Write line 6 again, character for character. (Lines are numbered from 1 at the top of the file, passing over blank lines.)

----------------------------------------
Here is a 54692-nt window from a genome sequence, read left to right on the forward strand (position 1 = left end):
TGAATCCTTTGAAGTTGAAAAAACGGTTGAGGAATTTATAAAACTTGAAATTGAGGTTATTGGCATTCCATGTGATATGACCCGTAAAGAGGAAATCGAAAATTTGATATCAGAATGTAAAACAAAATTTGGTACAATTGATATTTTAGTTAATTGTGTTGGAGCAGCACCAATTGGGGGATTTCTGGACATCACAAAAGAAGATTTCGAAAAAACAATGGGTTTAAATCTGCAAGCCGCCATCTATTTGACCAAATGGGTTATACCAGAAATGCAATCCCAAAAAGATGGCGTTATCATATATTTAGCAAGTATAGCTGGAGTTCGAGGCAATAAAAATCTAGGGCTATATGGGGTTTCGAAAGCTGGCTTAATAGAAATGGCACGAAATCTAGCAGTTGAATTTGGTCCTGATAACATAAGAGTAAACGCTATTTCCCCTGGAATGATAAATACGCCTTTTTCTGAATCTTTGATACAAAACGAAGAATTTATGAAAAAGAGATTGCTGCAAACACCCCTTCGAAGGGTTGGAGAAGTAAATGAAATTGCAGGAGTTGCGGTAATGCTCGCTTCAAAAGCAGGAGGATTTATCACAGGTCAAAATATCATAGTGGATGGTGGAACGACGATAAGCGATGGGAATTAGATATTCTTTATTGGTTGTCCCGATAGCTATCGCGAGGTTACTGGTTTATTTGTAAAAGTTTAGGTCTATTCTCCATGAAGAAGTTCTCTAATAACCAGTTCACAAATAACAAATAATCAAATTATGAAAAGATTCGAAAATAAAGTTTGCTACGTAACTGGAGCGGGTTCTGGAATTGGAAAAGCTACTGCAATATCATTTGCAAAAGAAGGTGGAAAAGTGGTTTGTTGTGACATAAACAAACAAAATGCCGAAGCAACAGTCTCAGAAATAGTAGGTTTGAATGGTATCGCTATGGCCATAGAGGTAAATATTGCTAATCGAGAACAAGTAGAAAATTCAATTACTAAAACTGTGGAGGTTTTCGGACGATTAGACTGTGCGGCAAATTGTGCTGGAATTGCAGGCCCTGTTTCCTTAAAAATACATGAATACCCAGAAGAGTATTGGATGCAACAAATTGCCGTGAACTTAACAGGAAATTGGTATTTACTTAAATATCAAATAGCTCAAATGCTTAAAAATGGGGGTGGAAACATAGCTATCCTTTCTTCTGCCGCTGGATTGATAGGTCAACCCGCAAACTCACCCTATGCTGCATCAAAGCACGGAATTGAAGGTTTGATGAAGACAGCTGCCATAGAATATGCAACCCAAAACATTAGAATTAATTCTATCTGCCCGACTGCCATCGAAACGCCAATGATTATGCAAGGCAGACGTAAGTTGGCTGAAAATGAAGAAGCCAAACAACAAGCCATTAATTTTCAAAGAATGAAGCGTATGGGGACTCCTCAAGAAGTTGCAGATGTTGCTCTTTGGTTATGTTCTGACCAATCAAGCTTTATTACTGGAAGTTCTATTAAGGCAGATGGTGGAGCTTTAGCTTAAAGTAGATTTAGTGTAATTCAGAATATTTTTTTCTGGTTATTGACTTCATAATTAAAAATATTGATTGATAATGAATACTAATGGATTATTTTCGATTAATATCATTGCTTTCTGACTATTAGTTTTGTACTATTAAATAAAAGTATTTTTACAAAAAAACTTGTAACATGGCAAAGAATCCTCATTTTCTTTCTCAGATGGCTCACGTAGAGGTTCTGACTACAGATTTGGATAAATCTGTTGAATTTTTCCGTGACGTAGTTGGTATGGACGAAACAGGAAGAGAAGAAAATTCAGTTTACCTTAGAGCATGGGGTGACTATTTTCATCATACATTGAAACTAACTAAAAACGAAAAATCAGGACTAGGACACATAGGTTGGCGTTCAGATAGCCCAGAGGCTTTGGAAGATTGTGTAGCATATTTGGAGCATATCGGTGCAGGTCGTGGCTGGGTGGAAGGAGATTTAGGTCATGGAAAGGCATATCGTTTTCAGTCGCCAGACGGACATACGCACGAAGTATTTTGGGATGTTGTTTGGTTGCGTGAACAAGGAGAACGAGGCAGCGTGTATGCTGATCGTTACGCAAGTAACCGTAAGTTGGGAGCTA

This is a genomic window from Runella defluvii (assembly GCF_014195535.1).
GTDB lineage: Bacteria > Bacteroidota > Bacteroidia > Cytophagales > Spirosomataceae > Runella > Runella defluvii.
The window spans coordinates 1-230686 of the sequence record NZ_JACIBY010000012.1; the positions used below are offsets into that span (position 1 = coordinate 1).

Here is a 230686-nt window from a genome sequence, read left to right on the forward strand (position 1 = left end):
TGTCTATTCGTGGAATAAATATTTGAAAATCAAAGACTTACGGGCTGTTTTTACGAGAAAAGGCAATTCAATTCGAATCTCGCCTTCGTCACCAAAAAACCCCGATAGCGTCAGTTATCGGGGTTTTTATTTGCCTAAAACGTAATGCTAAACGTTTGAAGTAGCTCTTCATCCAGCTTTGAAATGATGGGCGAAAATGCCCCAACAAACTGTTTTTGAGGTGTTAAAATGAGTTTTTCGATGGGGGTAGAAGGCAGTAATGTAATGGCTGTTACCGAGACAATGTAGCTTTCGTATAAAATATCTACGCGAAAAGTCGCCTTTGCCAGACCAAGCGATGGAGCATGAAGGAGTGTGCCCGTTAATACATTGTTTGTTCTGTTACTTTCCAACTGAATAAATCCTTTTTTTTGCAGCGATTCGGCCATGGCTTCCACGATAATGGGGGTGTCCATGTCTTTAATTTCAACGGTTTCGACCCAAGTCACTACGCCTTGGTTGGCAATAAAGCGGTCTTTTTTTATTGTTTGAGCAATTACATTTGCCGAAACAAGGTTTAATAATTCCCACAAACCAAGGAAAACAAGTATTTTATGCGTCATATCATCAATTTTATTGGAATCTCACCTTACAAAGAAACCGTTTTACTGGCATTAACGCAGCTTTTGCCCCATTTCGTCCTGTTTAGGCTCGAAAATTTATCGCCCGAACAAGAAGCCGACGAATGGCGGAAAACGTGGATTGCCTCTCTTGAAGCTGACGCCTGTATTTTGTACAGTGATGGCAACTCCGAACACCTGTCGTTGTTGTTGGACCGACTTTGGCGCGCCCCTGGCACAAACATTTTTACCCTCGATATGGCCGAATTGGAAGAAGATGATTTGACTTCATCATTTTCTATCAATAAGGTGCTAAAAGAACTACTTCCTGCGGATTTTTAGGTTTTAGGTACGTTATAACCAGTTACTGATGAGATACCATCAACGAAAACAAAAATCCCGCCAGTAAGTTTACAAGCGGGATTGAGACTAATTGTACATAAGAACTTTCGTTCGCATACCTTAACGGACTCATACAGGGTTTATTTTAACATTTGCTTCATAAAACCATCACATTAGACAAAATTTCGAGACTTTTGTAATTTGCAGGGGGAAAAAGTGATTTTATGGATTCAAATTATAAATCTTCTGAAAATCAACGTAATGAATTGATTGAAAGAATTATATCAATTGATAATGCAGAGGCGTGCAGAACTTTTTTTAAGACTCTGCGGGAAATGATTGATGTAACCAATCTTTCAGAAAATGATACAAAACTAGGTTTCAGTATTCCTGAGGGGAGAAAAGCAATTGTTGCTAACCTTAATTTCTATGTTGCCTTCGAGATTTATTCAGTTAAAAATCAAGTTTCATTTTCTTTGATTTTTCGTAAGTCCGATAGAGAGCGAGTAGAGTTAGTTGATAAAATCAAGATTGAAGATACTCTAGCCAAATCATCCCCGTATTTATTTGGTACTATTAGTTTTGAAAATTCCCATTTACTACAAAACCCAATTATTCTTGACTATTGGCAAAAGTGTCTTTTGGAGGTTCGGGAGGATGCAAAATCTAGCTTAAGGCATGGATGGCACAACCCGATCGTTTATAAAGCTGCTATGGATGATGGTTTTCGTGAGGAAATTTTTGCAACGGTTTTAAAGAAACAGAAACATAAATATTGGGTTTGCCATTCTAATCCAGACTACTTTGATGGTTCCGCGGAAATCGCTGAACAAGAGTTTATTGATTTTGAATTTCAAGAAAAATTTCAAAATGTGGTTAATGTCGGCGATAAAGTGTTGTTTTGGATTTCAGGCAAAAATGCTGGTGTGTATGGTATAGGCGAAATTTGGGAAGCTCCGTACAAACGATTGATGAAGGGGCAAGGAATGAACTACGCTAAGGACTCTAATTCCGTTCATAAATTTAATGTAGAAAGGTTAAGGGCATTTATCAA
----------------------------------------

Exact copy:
Here is a 230686-nt window from a genome sequence, read left to right on the forward strand (position 1 = left end):